Stress, Emotions and Dietary Sabotage
By Camille Gallinger, CN
Do you consistently find yourself frustrated and disgusted because your smooth, disciplined and purpose-driven eating style was interrupted by a lack of control at a family gathering or social get-togethers? Do you find yourself lost in the comfort of the noise, festivities and the various flavors of the delicious food? Maybe you reason that you will have just a bite of each food, even those that are personally offensive to your sensitive system, just to be polite, and hope that such a small amount would not cause the flare-ups and digestive distress you hate to endure. Swollen fingers, joint pain, incessant bloating, brain fog, skin rashes and general fatigue are the price these foods usually exact when you eat one too many of them. Worst of all is the guilt. It’s the guilt you feel when you’re experiencing all the pain, the itching, the gastric upset and the malaise. You might even feel that there is little hope of staying on course until you’re well again because you have faltered in this way before.
Maybe you think you simply have no will power or that the cravings may be the problem. I would encourage you not to think this way but to rather consider the possibility of unresolved issues as an underlying factor of dietary sabotage. Sometimes the triggers are obvious-
immense stress on the job, family tensions, finances, studies, and relationships. Sometimes it is a little harder to detect because it is an unhealthy mindsets of perfectionism, of victim-hood, or of co-dependency (needing the approval of others) that is causing an ongoing stress and triggering tension that may be undetected until someone can recognize it and help you work through it. Sometimes the food and fun can be such a distraction from noise in our head or such a release from the tension that binds us inside. But it is only temporary. It is the beginning of a cycle that can occur time and time again as long as food serves as the antidote to long-term inner discomfort.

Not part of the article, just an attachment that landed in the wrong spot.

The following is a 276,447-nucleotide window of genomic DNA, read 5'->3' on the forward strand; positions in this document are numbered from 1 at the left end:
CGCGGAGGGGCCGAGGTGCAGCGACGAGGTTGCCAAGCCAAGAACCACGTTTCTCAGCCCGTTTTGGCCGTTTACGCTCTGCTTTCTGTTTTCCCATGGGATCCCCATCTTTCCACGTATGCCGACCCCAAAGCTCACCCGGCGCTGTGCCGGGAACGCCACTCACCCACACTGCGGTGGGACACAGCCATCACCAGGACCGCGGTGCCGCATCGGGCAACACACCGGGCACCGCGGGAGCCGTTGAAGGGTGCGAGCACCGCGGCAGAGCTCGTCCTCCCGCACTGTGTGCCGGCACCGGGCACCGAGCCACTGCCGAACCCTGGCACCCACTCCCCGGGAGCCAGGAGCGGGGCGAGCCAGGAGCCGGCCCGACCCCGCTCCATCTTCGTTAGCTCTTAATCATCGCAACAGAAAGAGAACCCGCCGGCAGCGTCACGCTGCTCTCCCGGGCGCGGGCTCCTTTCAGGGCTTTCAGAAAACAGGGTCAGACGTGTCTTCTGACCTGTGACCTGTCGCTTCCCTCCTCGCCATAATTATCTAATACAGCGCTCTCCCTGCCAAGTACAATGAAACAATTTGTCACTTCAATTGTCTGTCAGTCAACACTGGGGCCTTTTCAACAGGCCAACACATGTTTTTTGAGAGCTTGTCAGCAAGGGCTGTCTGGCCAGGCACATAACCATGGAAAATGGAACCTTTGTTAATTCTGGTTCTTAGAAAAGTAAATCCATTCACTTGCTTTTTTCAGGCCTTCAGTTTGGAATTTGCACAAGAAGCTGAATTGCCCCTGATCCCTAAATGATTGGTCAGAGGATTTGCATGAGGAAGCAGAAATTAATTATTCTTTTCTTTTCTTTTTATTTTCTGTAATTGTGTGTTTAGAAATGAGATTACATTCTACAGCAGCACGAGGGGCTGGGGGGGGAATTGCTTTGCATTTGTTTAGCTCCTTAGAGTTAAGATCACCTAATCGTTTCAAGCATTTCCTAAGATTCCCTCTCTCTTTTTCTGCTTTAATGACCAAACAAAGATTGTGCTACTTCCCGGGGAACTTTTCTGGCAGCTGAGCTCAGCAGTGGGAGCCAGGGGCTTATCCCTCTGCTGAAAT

What can be done? Many functional medicine practitioners, functional nutritionists, and health coaches know the effectiveness of emphasizing mindset shifts. They gently help clients and patients think strategy rather than defeat. If I notice that a client is deeply perfectionistic, I am going to encourage her to refocus and aim for excellence rather than perfection, which is unattainable.
This gives her a break and makes it much easier for her to bounce back from dietary setbacks and eventually make consistently good food and nutrition choices. Another client might repeatedly soothe his inner aches with dairy and gluten disguised as Haagen-Dazs and Dunkin doughnuts, despite a diagnosis of SIBO (small intestinal bacterial overgrowth). I might endeavor to help that client insist on not seeing himself as a victim but rather courageously, find help to design the kind of life that he wants. It might take prayer and meditation along with some new actions, but it is worth leaving behind the thoughts that constantly take him to offending foods for comfort.
We do not always realize that we have mindsets that are constantly sabotaging our progress. It happens to the most disciplined and determined because LIFE HAPPENS and can take you off guard, especially if you do not have the understanding support of someone who has the heart and skill to help lighten the stress response. Resolving underlying stress may not always be the final key for everyone but in most people it is one of the major keys and is worth courageously exploring. I would like the honor of helping coach you through the challenges so you can regain your vitality.
Hope deferred makes the heart sick, but a longing fulfilled is a tree of life. Proverbs 13:12 NIV